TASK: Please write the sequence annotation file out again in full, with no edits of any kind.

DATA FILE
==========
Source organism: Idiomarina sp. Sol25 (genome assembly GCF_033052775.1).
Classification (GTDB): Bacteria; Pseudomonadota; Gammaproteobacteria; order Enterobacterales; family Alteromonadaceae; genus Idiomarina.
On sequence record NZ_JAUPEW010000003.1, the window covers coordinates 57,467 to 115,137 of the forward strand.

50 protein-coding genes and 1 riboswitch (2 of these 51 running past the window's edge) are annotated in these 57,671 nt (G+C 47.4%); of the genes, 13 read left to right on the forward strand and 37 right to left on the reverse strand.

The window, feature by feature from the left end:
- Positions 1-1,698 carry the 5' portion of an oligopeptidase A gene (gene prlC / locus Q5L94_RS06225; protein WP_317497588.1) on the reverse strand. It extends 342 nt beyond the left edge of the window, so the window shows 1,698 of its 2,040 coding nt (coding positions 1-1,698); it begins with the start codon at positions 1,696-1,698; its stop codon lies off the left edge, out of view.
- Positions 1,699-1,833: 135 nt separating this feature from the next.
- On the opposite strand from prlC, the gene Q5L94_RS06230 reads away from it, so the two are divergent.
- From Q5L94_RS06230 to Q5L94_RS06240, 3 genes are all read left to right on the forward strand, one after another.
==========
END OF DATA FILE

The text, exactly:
Source organism: Idiomarina sp. Sol25 (genome assembly GCF_033052775.1).
Classification (GTDB): Bacteria; Pseudomonadota; Gammaproteobacteria; order Enterobacterales; family Alteromonadaceae; genus Idiomarina.
On sequence record NZ_JAUPEW010000003.1, the window covers coordinates 57,467 to 115,137 of the forward strand.

50 protein-coding genes and 1 riboswitch (2 of these 51 running past the window's edge) are annotated in these 57,671 nt (G+C 47.4%); of the genes, 13 read left to right on the forward strand and 37 right to left on the reverse strand.

The window, feature by feature from the left end:
- Positions 1-1,698 carry the 5' portion of an oligopeptidase A gene (gene prlC / locus Q5L94_RS06225; protein WP_317497588.1) on the reverse strand. It extends 342 nt beyond the left edge of the window, so the window shows 1,698 of its 2,040 coding nt (coding positions 1-1,698); it begins with the start codon at positions 1,696-1,698; its stop codon lies off the left edge, out of view.
- Positions 1,699-1,833: 135 nt separating this feature from the next.
- On the opposite strand from prlC, the gene Q5L94_RS06230 reads away from it, so the two are divergent.
- From Q5L94_RS06230 to Q5L94_RS06240, 3 genes are all read left to right on the forward strand, one after another.